'I worked at a Christian school. When I came out, I was fired.'

Fierce debate surrounds the Religious Discrimination Bill introduced by Prime Minister Scott Morrison late last year. And now this: the revelation that Citipointe Christian College, a partially taxpayer-funded school in Brisbane, required parents to sign a ‘religious contract’ on behalf of their child. 

After furious backlash the contract was later revoked, but it has amplified questions about the apparently murky relationship between politics and conservative religion. We urgently need to separate the two in the sphere of education, as we have in other areas of society.  

But to be honest, I’m not surprised by Citipointe Christian College’s actions. I had a similar Statement of Belief used against me when I was fired from my teaching job at a Sydney Christian school this time last year. 

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Prior to losing my job, I had been entrenched in the world of conservative Christianity for decades and was familiar with beliefs like those Citipointe asked its parent community to affirm: that homosexuality, transgender identity and abortion are immoral.

Then, long story short, I finally came out as a lesbian. 

It was difficult, but telling the truth about who I am set me free in important ways. Every person needs the freedom to be who they are without fear, especially during the formative years of high school. 

Some of the consequences of coming out were painful. 

The certainty I had about many of my Christian beliefs cracked and eventually crumbled — a very disorientating experience! I lost friends. Plus, for affirming my support of the LGBTQI+ community of which I’m a part, I lost my job as an English teacher.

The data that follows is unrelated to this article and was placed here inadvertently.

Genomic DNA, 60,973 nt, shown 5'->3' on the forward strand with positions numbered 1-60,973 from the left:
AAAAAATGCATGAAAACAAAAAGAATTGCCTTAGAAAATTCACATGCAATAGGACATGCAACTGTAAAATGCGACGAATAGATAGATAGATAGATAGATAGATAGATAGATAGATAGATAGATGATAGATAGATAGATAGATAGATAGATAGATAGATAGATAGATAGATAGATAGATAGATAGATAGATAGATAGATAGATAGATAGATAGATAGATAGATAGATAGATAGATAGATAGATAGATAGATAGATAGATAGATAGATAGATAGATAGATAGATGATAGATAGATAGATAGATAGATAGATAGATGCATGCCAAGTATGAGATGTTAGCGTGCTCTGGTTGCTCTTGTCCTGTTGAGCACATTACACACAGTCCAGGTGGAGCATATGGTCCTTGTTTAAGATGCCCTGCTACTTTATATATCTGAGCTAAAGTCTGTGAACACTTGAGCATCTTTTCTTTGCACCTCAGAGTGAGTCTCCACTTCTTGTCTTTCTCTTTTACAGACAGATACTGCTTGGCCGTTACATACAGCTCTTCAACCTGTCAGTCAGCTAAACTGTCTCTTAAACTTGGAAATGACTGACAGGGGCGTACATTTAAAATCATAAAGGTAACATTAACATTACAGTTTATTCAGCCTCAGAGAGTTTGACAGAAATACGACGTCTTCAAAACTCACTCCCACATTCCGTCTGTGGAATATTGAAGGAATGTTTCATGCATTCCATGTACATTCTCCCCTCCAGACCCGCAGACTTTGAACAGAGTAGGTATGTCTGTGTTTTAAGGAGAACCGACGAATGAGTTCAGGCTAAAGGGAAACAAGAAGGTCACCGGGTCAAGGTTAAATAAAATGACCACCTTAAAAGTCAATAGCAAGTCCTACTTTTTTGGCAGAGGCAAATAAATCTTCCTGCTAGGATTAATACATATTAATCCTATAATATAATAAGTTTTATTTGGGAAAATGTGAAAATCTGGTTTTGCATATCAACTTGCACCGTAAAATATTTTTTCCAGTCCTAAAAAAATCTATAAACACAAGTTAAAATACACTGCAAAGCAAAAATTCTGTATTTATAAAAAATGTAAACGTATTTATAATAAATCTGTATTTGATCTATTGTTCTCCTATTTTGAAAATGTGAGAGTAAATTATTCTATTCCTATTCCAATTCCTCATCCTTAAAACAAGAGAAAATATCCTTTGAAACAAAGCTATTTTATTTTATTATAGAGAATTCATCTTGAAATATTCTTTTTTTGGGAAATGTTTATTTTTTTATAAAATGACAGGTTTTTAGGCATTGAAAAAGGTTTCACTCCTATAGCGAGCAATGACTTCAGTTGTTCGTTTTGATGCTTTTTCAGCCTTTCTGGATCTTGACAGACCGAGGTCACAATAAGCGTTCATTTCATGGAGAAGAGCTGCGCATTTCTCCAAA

However, I’ve also gained some perspective and clarity from the experience. Stepping back from a very narrow kind of Christianity helped me to see a bigger picture — and it’s got me worried. 

Conservative Christianity has a tight grip on politics in Australia, and it’s affecting education in our country. 

Scott Morrison’s affiliation with Hillsong and its disgraced leader is just one example of religious influence on public life. 

Because of the mutually back-scratching relationship between Christianity and politics, the archaic religious beliefs of a few powerful people are being allowed to have a disproportionate influence on the wellbeing of vulnerable people in our society: people, especially children, who identify as LGBTQIA+.


While working at the school that eventually fired me, I saw first hand how homophobia and transphobia can lead a community to support dehumanising policies like the proposed Religious Discrimination Bill. 

A lack of openness to the experiences of LGBTQIA+ people — especially LGBTQIA+ Christians — breeds a culture of fear towards these ‘others’. 

In fact, in the letter of termination I received from the school, I was warned that my salvation was at stake if I continue to believe it’s OK to be gay.

Political groups who are sympathetic to ‘traditional’, conservative ideas use this fear to shore up their own power, by promising to protect such conservative values that continue to marginalise LGBTQIA+ people — especially students. 

The government’s proposed Religious Discrimination Bill would allow what happened to me to keep happening to others. It would permit schools to invent arbitrary and discriminatory lines to divide who’s in from who’s out. 

This needs to stop.

Four years ago, the national plebiscite on same-sex marriage indicated that most Australians do not want religious logic — i.e., beliefs about traditional marriage — to interfere with the rights of the public. 

It’s high time for harmful religious beliefs to be gone from schools, too.

When I first spoke out about losing my job, I was inundated with supportive messages from former students of Christian schools (including the one where I taught) and other teachers who’d faced similar discrimination. 

Many of them still suffer the harmful effects of conservative Christian teachings on homosexuality and gender to which they were subjected. I was heartbroken. 

If the Religious Discrimination Bill passes into law, it will protect the interests of those who are far too comfortable holding power. 

It will mean taxpayer-funded schools can keep removing staff and students on the basis of sexuality or gender. It will be a sign that we’ve still got a long way to go on the journey of removing dangerous religious logic from public life in Australia.

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